--version.

This may be important to know.  Anything 3.4'ish seems to need a c++ 
compatibility library compiled in separately to support compilation of 
pre-3.4 based c++ programs.  I'm not quite sure of the specifics of this 
issue, but I've had it happen before, I think.  I just can't remember 
how I fixed it.

At the very least, though, in order to get to the bottom of the issue, 
you'll have to give a little more information: linux distribution, gcc 
version, etc.

Later,

John

Sep 24 2004
next sibling parent reply Glenn M. Lewis <Glenn_member pathlink.com> writes:
OK, I found a fully-built version of GCC 3.3 on the system so I did this:

% echo $LD_LIBRARY_PATH 
/usr/site/pkgs/gcc/3.3/lib:/lib

Now, I try to run 'dmd':
% dmd
dmd: /lib/libc.so.6: version `GLIBC_2.3' not found (required by dmd)
% ldd dmd/bin/dmd
dmd/bin/dmd: /lib/libc.so.6: version `GLIBC_2.3' not found (required by
dmd/bin/dmd)
libstdc++.so.5 => /usr/site/pkgs/gcc/3.3/lib/libstdc++.so.5 (0x40018000)
libc.so.6 => /lib/libc.so.6 (0x400cf000)
libm.so.6 => /lib/libm.so.6 (0x4020e000)
libgcc_s.so.1 => /usr/site/pkgs/gcc/3.3/lib/libgcc_s.so.1 (0x40231000)
/lib/ld-linux.so.2 => /lib/ld-linux.so.2 (0x40000000)

OK, so I'm stuck again.  Any ideas?
-- Glenn

In article <cj26m5$jf5$1 digitaldaemon.com>, Glenn M. Lewis says...
I believe the distribution is RedHat 7, although I could easily be mistaken.
I've got 3 flavors of gcc available to me:
% which6 gcc
/usr/site/bin/gcc
/usr/bin/gcc
/usr/local/bin/gcc
% /usr/site/bin/gcc --version
gcc (GCC) 3.1
Copyright (C) 2002 Free Software Foundation, Inc.
This is free software; see the source for copying conditions.  There is NO
warranty; not even for MERCHANTABILITY or FITNESS FOR A PARTICULAR PURPOSE.

% /usr/bin/gcc --version
2.96
% /usr/local/bin/gcc --version
2.7.2.3

It looks like maybe I should build my own private version of gcc 3.4.
-- Glenn

Which gcc version are you using?  Open a command prompt and type gcc 
--version.

This may be important to know.  Anything 3.4'ish seems to need a c++ 
compatibility library compiled in separately to support compilation of 
pre-3.4 based c++ programs.  I'm not quite sure of the specifics of this 
issue, but I've had it happen before, I think.  I just can't remember 
how I fixed it.

At the very least, though, in order to get to the bottom of the issue, 
you'll have to give a little more information: linux distribution, gcc 
version, etc.

Later,

John


Sep 24 2004
next sibling parent Bastiaan Veelo <Bastiaan.N.Veelo ntnu.no> writes:
Glenn M. Lewis wrote:
 OK, I found a fully-built version of GCC 3.3 on the system so I did this:
 
 % echo $LD_LIBRARY_PATH 
 /usr/site/pkgs/gcc/3.3/lib:/lib
 
 Now, I try to run 'dmd':
 % dmd
 dmd: /lib/libc.so.6: version `GLIBC_2.3' not found (required by dmd)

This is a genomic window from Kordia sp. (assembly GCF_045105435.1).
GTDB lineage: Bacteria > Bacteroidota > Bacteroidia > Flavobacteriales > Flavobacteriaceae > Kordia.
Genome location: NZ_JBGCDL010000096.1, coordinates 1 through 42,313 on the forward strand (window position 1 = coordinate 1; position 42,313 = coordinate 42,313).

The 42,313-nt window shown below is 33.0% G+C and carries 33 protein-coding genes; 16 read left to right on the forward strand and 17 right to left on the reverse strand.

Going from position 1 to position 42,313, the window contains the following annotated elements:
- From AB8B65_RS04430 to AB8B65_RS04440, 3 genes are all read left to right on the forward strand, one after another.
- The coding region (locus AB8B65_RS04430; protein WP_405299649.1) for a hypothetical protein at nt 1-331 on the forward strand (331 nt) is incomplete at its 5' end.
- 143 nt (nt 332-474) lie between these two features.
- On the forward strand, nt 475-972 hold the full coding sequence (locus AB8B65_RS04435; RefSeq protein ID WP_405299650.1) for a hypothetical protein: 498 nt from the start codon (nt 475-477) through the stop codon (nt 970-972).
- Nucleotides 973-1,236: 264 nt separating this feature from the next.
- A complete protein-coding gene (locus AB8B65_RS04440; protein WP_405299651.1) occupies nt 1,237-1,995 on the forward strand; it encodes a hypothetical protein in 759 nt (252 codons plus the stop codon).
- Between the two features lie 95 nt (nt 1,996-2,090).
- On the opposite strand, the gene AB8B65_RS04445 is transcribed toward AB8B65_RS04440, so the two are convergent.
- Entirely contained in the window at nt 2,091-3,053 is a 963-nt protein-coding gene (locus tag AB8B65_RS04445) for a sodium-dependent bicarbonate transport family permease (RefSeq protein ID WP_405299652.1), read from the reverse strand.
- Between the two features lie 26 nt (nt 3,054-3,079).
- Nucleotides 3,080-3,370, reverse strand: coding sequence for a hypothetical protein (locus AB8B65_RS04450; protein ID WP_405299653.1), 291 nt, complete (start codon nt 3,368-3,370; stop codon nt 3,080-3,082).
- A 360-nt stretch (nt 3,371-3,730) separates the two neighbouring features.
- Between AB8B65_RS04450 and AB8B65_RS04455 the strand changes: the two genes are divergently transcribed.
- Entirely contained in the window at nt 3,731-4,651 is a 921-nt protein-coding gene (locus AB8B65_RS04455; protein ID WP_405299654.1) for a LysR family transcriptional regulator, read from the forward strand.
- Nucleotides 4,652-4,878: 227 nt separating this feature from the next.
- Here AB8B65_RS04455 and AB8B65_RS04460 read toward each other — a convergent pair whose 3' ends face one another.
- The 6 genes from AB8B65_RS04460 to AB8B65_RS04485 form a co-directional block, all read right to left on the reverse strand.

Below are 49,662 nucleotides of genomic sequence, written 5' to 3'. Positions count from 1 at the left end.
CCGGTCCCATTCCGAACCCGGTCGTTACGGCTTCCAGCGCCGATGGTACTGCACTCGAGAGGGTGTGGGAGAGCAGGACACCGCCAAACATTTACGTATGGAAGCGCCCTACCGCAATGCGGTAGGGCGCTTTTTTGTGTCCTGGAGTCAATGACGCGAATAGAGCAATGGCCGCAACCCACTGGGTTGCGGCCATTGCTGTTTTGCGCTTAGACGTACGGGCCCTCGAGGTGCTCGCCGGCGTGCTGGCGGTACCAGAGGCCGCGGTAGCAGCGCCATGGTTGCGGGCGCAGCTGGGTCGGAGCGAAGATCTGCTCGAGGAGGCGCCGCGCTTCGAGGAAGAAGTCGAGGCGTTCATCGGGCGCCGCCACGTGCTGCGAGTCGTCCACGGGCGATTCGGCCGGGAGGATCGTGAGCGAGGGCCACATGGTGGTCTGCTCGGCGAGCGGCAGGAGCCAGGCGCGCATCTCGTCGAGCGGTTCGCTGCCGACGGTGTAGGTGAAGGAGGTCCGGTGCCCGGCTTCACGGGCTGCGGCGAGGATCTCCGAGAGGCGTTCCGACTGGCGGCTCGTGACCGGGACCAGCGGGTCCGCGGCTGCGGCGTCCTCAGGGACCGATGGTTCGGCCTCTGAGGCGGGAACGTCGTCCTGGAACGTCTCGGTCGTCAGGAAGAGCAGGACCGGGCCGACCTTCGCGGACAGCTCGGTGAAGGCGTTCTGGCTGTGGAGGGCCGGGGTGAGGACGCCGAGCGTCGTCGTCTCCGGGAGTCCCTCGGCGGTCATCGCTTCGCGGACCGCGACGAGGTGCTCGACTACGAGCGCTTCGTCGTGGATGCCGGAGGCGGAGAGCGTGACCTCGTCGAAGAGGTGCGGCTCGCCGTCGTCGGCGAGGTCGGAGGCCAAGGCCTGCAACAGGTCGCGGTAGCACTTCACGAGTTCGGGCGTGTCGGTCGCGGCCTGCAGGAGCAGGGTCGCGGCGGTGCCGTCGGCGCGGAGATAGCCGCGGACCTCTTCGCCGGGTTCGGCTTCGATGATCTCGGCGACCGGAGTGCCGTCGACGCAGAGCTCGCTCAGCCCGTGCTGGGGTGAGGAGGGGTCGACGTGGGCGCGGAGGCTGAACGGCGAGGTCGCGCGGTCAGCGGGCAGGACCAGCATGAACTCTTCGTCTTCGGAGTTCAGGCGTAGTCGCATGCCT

% ldd dmd/bin/dmd
 dmd/bin/dmd: /lib/libc.so.6: version `GLIBC_2.3' not found (required by
 dmd/bin/dmd)
 libstdc++.so.5 => /usr/site/pkgs/gcc/3.3/lib/libstdc++.so.5 (0x40018000)
 libc.so.6 => /lib/libc.so.6 (0x400cf000)
 libm.so.6 => /lib/libm.so.6 (0x4020e000)
 libgcc_s.so.1 => /usr/site/pkgs/gcc/3.3/lib/libgcc_s.so.1 (0x40231000)
 /lib/ld-linux.so.2 => /lib/ld-linux.so.2 (0x40000000)
 
 OK, so I'm stuck again.  Any ideas?

from http://packages.debian.org/testing/base/libstdc++5: libstdc++.so.5 contains the GNU Standard C++ Library v3, which is a complete rewrite from the previous v2, which was included up to g++-2.95. The first version of libstdc++-v3 appeared in g++-3.0. Did you have gcc 3.1 as well? Does `find / -name "libstdc++.so.5"` give any more libraries? Try adding more of these paths to LD_LIBRARY_PATH... Alternatively you can try downloading the libs and installing them in ~/lib for example, and set LD_LIBRARY_PATH accordingly. Good luck! Bastiaan.
Sep 24 2004
prev sibling next sibling parent John Reimer <brk_6502 NOSP_AM.yahoo.com> writes:
Glenn M. Lewis wrote:
 OK, I found a fully-built version of GCC 3.3 on the system so I did this:
 
 % echo $LD_LIBRARY_PATH 
 /usr/site/pkgs/gcc/3.3/lib:/lib
 
 Now, I try to run 'dmd':
 % dmd
 dmd: /lib/libc.so.6: version `GLIBC_2.3' not found (required by dmd)
 % ldd dmd/bin/dmd
 dmd/bin/dmd: /lib/libc.so.6: version `GLIBC_2.3' not found (required by
 dmd/bin/dmd)
 libstdc++.so.5 => /usr/site/pkgs/gcc/3.3/lib/libstdc++.so.5 (0x40018000)
 libc.so.6 => /lib/libc.so.6 (0x400cf000)
 libm.so.6 => /lib/libm.so.6 (0x4020e000)
 libgcc_s.so.1 => /usr/site/pkgs/gcc/3.3/lib/libgcc_s.so.1 (0x40231000)
 /lib/ld-linux.so.2 => /lib/ld-linux.so.2 (0x40000000)
 
 OK, so I'm stuck again.  Any ideas?
 -- Glenn
 

Ah, so you have a 3.3 on your system. You'll have to make sure you've got (or compiled) a recent glibc (the Gnu C library) to go with it (I believe it's separate from the gcc distribution). It doesn't appear you do for some reason. Since you are using an old Redhat distribution (7), it's likely that only an old glibc version is present. Having gcc 3.3 installed doesn't guarantee that a newer glibc is installed also. As to how to get an updated glibc, I'm sure there's a rpm package somewhere that can be downloaded for Redhat. Might be a good time for google. Sorry, I don't have any links at present. Good luck, John
Sep 24 2004
prev sibling parent John Reimer <brk_6502 NOSP_AM.yahoo.com> writes:
Glenn M. Lewis wrote:
 OK, I found a fully-built version of GCC 3.3 on the system so I did this:
 
 % echo $LD_LIBRARY_PATH 
 /usr/site/pkgs/gcc/3.3/lib:/lib
 
 Now, I try to run 'dmd':
 % dmd
 dmd: /lib/libc.so.6: version `GLIBC_2.3' not found (required by dmd)
 % ldd dmd/bin/dmd
 dmd/bin/dmd: /lib/libc.so.6: version `GLIBC_2.3' not found (required by
 dmd/bin/dmd)
 libstdc++.so.5 => /usr/site/pkgs/gcc/3.3/lib/libstdc++.so.5 (0x40018000)
 libc.so.6 => /lib/libc.so.6 (0x400cf000)
 libm.so.6 => /lib/libm.so.6 (0x4020e000)
 libgcc_s.so.1 => /usr/site/pkgs/gcc/3.3/lib/libgcc_s.so.1 (0x40231000)
 /lib/ld-linux.so.2 => /lib/ld-linux.so.2 (0x40000000)
 
 OK, so I'm stuck again.  Any ideas?
 -- Glenn